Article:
By Jose R. Villanueva

As originally published on the Listen & Be Heard Weekly1, June 22, 2005.

There is a certain period of time that it takes to achieve Black Belt, but before I discuss this it would be important to define the meaning of a Black Belt. If a practitioner or potential practitioner does not understand the meaning of a Black Belt, it will increase the time to achieve it. Every system of Martial Art has its own timetable to achieving Black Belt level. Time can be shortened or lengthened due to these factors: 1) Goals, 2) listening to instructor, and 3) practice.

Black Belt is a level of skill that most Martial Artists try to achieve. The belt itself is just a material item, but it represents the potential skill that a practitioner might have. Every system of Martial Art has their own standard of definition for a Black Belt, so I will give my general definition. A Black Belt is a person who upholds the highest degree of honor, integrity, and ethics. He has a tremendous amount of certainty, discipline, concentration, awareness, and presence. He only uses his Martial Art for sport and to protect himself and others. A Black Belt has self-control. He has knowledge about life that he can teach his friends and students. He has speed, power, and fluidity of motion. He is confident, certain, and competent in his ability to defend himself. He does not ever question his ability, but he always strives to improve over his last best.

The amount of time to achieve Black Belt is different in every Martial Art system. The requirements and standards are different. The average time that it takes in my school is 4-5 years of dedicated training. I will use this as a general example. The time it takes to achieve Black Belt can be extended or shortened based on goals, ability to listen and follow the instructor's directions, and practice.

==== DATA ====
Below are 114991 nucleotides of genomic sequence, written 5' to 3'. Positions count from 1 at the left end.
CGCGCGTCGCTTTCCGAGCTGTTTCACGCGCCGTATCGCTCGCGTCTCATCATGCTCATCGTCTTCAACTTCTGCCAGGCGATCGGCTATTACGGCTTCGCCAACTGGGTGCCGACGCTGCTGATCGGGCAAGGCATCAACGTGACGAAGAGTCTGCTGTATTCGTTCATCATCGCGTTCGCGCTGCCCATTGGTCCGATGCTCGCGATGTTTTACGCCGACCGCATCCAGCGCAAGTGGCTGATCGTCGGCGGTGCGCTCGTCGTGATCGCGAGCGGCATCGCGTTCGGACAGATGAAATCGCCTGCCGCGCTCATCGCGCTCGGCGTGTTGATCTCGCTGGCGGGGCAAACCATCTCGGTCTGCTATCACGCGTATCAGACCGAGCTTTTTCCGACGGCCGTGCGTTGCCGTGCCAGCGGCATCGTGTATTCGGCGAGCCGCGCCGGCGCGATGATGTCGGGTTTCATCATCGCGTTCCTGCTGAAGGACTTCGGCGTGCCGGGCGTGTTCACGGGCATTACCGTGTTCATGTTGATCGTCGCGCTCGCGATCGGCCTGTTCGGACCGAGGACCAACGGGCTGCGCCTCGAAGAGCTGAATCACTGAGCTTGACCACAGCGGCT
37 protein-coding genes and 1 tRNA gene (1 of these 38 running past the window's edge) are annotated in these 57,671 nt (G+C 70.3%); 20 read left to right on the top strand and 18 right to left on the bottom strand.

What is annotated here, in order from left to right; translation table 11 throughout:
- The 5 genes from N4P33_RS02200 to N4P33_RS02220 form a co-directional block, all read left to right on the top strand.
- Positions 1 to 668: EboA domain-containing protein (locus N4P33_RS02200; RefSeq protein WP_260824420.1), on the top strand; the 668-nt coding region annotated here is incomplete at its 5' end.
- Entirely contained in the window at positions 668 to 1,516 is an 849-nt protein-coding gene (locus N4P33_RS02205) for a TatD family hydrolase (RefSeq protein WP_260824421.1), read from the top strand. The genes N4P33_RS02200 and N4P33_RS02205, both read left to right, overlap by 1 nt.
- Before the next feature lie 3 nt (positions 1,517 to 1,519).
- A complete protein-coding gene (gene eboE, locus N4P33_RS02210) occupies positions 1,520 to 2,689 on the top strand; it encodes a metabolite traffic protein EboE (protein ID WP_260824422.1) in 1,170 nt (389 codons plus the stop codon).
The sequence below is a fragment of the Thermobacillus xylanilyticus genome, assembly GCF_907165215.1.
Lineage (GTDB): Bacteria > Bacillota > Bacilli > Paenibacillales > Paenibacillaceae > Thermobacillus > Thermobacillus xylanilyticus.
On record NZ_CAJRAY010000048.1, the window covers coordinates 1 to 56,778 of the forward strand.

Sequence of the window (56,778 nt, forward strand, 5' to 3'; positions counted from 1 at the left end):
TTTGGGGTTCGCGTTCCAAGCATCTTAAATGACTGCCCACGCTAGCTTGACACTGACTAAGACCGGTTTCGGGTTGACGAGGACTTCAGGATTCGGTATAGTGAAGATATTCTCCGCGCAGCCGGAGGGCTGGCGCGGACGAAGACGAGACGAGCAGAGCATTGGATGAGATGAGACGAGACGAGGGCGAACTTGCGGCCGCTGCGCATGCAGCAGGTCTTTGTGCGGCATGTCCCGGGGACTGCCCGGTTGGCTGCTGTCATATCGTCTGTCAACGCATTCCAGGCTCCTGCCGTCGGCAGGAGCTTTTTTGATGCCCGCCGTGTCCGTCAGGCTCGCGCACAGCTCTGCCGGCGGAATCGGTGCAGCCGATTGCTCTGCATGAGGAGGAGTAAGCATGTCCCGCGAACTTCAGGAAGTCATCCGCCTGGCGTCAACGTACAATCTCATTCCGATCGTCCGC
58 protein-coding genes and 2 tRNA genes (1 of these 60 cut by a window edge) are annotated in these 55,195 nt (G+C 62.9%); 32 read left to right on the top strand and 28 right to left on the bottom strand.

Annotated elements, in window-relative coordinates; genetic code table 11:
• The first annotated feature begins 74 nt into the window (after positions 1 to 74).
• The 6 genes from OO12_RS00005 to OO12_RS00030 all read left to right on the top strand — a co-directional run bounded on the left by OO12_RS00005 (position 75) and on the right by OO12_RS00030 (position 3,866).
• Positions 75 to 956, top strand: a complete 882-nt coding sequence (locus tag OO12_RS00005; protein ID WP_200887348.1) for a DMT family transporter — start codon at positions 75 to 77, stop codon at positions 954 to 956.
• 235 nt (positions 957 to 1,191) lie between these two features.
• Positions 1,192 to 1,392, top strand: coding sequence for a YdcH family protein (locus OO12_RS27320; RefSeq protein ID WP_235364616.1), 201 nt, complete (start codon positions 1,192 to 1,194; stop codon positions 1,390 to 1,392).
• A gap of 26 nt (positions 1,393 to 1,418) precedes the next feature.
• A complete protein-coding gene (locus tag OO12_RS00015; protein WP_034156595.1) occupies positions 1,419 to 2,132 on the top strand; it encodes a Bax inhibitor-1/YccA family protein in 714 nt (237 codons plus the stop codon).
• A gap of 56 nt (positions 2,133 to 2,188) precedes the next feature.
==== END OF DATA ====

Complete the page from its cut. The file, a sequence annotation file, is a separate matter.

Goals play a significant role in achieving anything in life. If a practitioner does not set goals in the Martial Arts, he will not move in any direction or it will take longer to achieve a goal. The instructor sets goals for his students, and the student aligns his goals with the instructor. Every belt rank has an average time to achieve each level, and every level has requirements and skills that must be able to be performed.

The instructor must be able to teach what he knows. He must be able to wear his hat with his students. A student must take on the role of one who is learning. If the student cannot listen and follow directions from the instructor, it will assuredly cause slowness of progress or an inability to progress at all. If the student thinks he knows better than the instructor who has had years of training, then he ought to pick up and leave. This type of student will never be satisfied anywhere, and he will never amount to anything in the Martial Arts.

Practice is the "life blood" of the Martial Artist because he cannot develop any level of skill without the practical application of the exercises and techniques. A practitioner is constantly trying to improve over his last best performance. The practice helps to iron out errors or incorrect application. One cannot just learn an exercise or technique without practice and expect to be competent when one needs to apply it. Lack of practice will certainly slow the progress to Black Belt.

As one can see, there are essentials to shortening the period of time it takes to achieve Black Belt. One cannot be disillusioned by the idea that one can get away with a lack of any of the above, and expect proficiency and competence let alone Black Belt skill. One is either in training for the duration or one should just get out fast with one's self-respect still intact.